AI applications in healthcare also extend to health systems and clinicians who are leveraging AI for data-driven insights for complex patient care decisions they face daily. During the panel, Dr. Ramadoss gave examples of AI applications in healthcare. Health systems are applying machine learning and automation to guide decision-making. He mentioned how health organizations are exploring machine learning as a fairer and equitable way to help drive better decisions on when people receive care by determining waiting room wait times for inpatient care based on specific conditions, factors, and determinants. The Institute of Medicine includes timeliness, efficiency, and patient-centered care as three of the six domains for quality healthcare. However, wait times for healthcare services remain a common barrier to care, potentially leading to adverse patient outcomes, increased mortality risk, and care satisfaction. And patients’ clinical profile and socioeconomic characteristics may impact providers’ decision-making process and the speed at which they are seen.
“Artificial intelligence and machine learning can be very practical. At Clarify, we identify all the unique characteristics of individuals and social determinants, such that clinicians can be armed with this type of information on a daily basis.” — Ines Vigil, M.D., M.P.H., General Manager and Senior Vice President of Provider Solutions at Clarify Health
Similarly, Dr. Vigil explained how healthcare analytics are helping clinicians deliver precision medicine and patient-centered care. Providers have historically faced difficulty addressing variations in care and pinpointing unwarranted clinical variations due to limited data. Today healthcare analytics software, like Clarify Care, are helping clinicians identify unwarranted clinical variations and improve care delivery by delivering precise provider performance benchmarks. Horizon Healthcare Services was able to identify the potential for $285 million in savings and address discrete clinical behaviors — showcasing the capability of AI to drive better outcomes. Dr. Vigil clarified that machine learning analytics are helping providers identify individuals with a higher risk of readmissions, giving clinicians evidence-driven confidence to change treatment approaches and care plans. Healthcare analytics with comprehensive social determinants of health factors are arming health systems with the insights needed to proactively support high-risk patient populations, mitigating the potential for disparities in care outcomes.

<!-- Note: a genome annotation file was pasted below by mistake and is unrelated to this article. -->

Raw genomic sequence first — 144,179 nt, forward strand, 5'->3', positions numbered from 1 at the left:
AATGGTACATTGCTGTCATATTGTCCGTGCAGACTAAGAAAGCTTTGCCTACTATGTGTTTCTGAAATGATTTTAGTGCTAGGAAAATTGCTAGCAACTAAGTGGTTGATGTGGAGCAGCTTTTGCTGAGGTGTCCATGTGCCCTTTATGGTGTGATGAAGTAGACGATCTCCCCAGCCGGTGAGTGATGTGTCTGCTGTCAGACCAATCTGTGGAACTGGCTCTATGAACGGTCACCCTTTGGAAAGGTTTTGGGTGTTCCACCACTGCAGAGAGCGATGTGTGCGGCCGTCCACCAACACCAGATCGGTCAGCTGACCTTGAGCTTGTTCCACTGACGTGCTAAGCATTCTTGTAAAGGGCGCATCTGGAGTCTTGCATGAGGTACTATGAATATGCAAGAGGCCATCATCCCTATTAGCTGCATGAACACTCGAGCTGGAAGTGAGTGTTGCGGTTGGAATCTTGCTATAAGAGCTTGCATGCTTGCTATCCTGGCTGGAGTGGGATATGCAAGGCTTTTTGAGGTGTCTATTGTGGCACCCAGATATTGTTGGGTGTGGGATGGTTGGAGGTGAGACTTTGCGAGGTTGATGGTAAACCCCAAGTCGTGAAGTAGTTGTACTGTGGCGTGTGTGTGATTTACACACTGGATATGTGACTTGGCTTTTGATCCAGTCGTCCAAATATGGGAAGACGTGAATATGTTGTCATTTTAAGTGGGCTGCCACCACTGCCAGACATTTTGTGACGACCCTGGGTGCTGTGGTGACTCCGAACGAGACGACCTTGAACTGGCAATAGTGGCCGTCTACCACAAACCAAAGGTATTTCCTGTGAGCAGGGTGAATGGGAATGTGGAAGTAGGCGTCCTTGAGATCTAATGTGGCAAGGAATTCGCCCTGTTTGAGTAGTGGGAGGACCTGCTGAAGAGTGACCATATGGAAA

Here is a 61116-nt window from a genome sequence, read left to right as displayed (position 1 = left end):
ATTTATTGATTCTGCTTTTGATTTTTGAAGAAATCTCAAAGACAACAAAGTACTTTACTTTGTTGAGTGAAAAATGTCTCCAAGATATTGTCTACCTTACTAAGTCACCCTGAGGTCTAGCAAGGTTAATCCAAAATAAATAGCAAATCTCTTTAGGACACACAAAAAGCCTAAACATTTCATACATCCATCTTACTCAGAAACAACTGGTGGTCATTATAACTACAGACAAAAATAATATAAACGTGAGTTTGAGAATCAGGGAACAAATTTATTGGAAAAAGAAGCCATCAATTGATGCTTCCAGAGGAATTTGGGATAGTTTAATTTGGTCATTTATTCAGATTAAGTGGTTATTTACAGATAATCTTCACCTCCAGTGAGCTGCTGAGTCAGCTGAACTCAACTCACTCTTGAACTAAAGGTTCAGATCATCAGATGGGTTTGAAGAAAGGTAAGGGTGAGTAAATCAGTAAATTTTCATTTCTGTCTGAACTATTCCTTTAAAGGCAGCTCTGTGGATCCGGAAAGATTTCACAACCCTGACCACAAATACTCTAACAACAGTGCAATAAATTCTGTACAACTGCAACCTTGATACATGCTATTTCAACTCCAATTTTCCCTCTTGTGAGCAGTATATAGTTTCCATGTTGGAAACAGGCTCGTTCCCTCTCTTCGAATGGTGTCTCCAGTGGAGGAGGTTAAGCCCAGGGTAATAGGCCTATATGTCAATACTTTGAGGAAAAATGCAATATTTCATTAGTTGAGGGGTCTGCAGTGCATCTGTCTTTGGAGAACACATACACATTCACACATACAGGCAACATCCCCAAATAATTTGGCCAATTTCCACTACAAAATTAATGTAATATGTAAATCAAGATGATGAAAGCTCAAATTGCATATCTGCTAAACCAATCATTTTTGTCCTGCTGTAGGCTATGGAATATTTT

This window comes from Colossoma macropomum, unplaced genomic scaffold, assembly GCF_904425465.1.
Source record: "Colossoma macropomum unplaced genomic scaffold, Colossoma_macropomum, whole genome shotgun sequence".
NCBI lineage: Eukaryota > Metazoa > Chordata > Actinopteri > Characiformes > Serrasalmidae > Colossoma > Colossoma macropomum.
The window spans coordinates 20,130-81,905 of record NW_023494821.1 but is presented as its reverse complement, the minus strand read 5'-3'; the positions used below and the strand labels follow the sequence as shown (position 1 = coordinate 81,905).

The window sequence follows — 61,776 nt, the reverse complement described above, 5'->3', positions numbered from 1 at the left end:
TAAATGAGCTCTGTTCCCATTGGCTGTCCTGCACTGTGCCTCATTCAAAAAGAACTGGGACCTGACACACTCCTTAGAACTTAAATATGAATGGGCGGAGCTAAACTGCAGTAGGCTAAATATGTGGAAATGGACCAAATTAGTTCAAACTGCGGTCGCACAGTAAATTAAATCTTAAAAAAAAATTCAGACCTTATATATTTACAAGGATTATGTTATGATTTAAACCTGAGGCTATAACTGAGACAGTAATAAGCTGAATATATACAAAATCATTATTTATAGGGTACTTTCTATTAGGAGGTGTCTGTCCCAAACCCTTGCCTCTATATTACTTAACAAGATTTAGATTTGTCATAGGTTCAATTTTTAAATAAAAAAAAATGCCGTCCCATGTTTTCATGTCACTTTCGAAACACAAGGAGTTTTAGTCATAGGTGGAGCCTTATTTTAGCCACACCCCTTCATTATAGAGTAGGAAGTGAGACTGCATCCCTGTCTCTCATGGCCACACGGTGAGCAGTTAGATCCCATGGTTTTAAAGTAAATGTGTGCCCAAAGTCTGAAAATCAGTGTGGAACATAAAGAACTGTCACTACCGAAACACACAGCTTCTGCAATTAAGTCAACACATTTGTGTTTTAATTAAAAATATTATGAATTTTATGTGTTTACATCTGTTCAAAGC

Machine learning and AI have the potential to improve care delivery and health — but AI models don’t always deliver the intended outcome. Bias in algorithms is a critical concern that damages healthcare leaders’ and clinicians’ trust. According to Lynch, eliminating AI bias has been a crucial focus for Google Cloud. They developed a responsible AI principle and a machine-learning governance process to evaluate all internal algorithms. She noted that when machine learning algorithms use data that reflect historical, cognitive, and societal bias, it can worsen care delivery and health disparities. In 2021, the FTC issued a warning against the adoption of biased healthcare algorithms. They urged businesses to adopt transparent models and regularly test AI algorithms to ensure insights are not discriminating on the basis of race, assigned gender at birth, or other protected status.